But could we spot such an object and destroy it before it struck the Earth?

A number of telescopes are tracking asteroids near Earth as part of the Spaceguard project, and would hopefully identify any asteroids that could strike Earth and cause significant damage, its estimated that by 2020 we should have identified 90% of asteroids larger than 140 meters across. More difficult to detect are comets, particularly long-period comets, as most have unknown orbits and would likely be detected when they were close to Earth, giving us a warning time of only a few months.

However, even if we were aware of a dangerous asteroid of comet heading towards us, we may not have the technology and resources to be able to react in time. There are a number of theories about how we could deflect such an object away from the Earth (no Hollywood, we can’t blow one up with ‘nukes), including firing a massive object at it or pushing it away with beams of light or ions. However we don’t have this technology today, and the governments of the world may not be able to work together quick enough to create such a device in time (image the arguments over which device to use, and the politicians arguing about funding – look how long it took to fix the BP oil leak in the Gulf of Mexico!)

Hopefully BP won’t be in charge

If I was going to make up my own 2012 prophecy I’d have a long-period comet come hurtling out of the deep Solar System and smash into North America before we could react to it, blocking Sun light from reaching the Earth’s surface and causing our civilization to collapse.

I think that this could actually happen. And it could happen any day, at any time, there’s no reason to believe it would happen on the 21st of December 2012. But the reason I’m not too bothered is that, although this is possible, it’s extremely unlikely. Remember these kinds of events may happen once every 100 million years, that’s roughly a 1 in 37 billion chance that we’ll be hit by an asteroid on the 21st of December. An asteroid strike was predicted by many in the year 2000, obviously it didn’t happen. Chances are it won’t in 2012.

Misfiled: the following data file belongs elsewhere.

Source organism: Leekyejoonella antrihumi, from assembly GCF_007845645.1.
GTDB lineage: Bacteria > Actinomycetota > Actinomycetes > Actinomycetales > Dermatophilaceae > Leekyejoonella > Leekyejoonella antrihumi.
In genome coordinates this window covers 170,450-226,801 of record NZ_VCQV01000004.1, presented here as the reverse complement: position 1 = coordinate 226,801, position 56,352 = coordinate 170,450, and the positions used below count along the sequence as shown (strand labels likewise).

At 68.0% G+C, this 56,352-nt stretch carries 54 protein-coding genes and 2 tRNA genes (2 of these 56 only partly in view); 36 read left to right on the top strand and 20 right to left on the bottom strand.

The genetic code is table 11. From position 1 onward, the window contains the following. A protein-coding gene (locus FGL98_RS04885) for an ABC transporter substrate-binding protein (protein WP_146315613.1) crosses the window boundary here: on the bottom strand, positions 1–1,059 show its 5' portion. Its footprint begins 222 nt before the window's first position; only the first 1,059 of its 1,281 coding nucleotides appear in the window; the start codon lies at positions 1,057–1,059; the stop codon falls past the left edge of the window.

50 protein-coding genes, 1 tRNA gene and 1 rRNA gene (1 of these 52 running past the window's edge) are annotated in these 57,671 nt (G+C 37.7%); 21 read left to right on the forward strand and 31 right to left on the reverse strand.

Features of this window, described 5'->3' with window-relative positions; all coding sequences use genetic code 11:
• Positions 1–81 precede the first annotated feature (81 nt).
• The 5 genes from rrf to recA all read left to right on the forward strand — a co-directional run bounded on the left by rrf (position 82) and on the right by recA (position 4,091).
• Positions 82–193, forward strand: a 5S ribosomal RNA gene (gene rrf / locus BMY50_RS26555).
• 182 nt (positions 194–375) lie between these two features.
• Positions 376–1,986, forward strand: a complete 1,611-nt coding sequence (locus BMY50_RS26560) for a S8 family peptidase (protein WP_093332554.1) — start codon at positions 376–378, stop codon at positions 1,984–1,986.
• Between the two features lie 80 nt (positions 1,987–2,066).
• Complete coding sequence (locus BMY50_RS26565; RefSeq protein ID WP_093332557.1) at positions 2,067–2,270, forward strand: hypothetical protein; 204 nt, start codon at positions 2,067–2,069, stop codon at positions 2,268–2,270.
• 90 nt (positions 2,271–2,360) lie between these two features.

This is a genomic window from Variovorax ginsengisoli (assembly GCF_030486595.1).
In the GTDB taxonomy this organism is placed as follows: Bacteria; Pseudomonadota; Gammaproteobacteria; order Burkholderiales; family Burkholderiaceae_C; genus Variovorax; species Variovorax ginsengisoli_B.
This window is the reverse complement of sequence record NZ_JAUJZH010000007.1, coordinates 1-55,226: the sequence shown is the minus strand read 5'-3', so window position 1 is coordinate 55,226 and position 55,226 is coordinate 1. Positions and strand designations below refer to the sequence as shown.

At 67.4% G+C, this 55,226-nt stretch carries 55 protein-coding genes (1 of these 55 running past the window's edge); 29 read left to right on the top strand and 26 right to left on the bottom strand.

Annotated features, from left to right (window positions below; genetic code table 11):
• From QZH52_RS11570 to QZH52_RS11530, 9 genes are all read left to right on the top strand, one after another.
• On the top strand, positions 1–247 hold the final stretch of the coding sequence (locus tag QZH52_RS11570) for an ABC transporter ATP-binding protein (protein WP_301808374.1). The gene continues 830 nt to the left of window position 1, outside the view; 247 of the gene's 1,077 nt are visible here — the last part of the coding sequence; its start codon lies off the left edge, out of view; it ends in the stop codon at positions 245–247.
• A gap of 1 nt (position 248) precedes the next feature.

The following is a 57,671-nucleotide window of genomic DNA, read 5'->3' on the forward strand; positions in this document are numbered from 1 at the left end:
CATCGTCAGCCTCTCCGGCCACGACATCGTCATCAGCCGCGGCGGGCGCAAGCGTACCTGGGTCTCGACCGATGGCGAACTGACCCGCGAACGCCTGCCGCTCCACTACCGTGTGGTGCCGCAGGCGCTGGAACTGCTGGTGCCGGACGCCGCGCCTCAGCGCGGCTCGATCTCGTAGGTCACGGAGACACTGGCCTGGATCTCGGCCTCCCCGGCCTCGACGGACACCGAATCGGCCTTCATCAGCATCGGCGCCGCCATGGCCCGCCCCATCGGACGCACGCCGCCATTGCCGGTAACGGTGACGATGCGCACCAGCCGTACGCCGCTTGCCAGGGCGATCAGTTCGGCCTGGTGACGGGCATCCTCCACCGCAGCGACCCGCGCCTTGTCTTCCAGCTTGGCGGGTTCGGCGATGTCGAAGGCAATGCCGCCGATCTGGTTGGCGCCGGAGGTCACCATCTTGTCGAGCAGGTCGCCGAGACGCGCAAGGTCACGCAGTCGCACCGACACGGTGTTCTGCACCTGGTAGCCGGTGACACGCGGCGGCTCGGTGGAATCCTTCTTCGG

So overall, solar storms could damage our electricity grid but its very unlikely, and an asteroid or comet strike could end our civilisation, but probably won’t in 2012.

Next in the 2012 series of posts, super volcanoes and magnetic reversals.

6 Responses to “The Mayan Apocalypse of 2012: Part 3 – Solar Storms & Meteor Impacts”

  1. 1 liv May 20, 2011 at 5:26 pm

    there was an asteroid strike in 2000.I seen it, it was likr a shower of shooting stars. It was awesome. I like your theorys alot better than the rest of them. thanks

  2. 2 Book-Brain October 1, 2011 at 4:47 am

    Scary stuff about the comet. I hope that if that ever does happen, I ain’t around to see it.

  3. 4 Rapture February 7, 2012 at 1:35 am

    Interesting to know the furnace was also heated seven times more- Read the Scripture Daniel 3:19, and Isaiah 30:26 shares the light of the sun shall be sevenfold.

    Isaiah 30:26
    (Moreover the light of the moon shall be as the light of the sun)

    (and the light of the sun shall be sevenfold)

    (as the light of seven days, in the day that the LORD bindeth up the breach of his people, and healeth the stroke of their wound)

    Read More: The End Of The World

  4. 5 Best buy antivirus software April 18, 2012 at 9:30 am